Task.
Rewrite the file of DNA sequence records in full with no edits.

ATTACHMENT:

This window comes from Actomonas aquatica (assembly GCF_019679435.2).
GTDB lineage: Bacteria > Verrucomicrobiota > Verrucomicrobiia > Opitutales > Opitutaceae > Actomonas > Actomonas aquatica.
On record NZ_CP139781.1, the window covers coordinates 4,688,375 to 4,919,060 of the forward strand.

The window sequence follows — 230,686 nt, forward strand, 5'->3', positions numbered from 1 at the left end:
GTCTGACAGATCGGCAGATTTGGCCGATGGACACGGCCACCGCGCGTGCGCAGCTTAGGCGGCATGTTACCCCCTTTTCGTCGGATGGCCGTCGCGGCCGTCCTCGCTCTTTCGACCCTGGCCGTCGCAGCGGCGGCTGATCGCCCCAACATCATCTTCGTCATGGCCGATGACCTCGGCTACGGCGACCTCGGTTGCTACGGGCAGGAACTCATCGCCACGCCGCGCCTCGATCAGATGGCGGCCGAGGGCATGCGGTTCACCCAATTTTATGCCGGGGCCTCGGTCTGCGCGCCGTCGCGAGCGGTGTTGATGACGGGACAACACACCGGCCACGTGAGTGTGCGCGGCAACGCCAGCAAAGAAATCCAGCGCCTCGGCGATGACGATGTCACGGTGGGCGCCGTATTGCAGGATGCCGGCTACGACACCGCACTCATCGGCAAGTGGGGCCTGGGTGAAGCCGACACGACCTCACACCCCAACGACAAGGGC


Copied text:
This window comes from Actomonas aquatica (assembly GCF_019679435.2).
GTDB lineage: Bacteria > Verrucomicrobiota > Verrucomicrobiia > Opitutales > Opitutaceae > Actomonas > Actomonas aquatica.
On record NZ_CP139781.1, the window covers coordinates 4,688,375 to 4,919,060 of the forward strand.

The window sequence follows — 230,686 nt, forward strand, 5'->3', positions numbered from 1 at the left end:
GTCTGACAGATCGGCAGATTTGGCCGATGGACACGGCCACCGCGCGTGCGCAGCTTAGGCGGCATGTTACCCCCTTTTCGTCGGATGGCCGTCGCGGCCGTCCTCGCTCTTTCGACCCTGGCCGTCGCAGCGGCGGCTGATCGCCCCAACATCATCTTCGTCATGGCCGATGACCTCGGCTACGGCGACCTCGGTTGCTACGGGCAGGAACTCATCGCCACGCCGCGCCTCGATCAGATGGCGGCCGAGGGCATGCGGTTCACCCAATTTTATGCCGGGGCCTCGGTCTGCGCGCCGTCGCGAGCGGTGTTGATGACGGGACAACACACCGGCCACGTGAGTGTGCGCGGCAACGCCAGCAAAGAAATCCAGCGCCTCGGCGATGACGATGTCACGGTGGGCGCCGTATTGCAGGATGCCGGCTACGACACCGCACTCATCGGCAAGTGGGGCCTGGGTGAAGCCGACACGACCTCACACCCCAACGACAAGGGC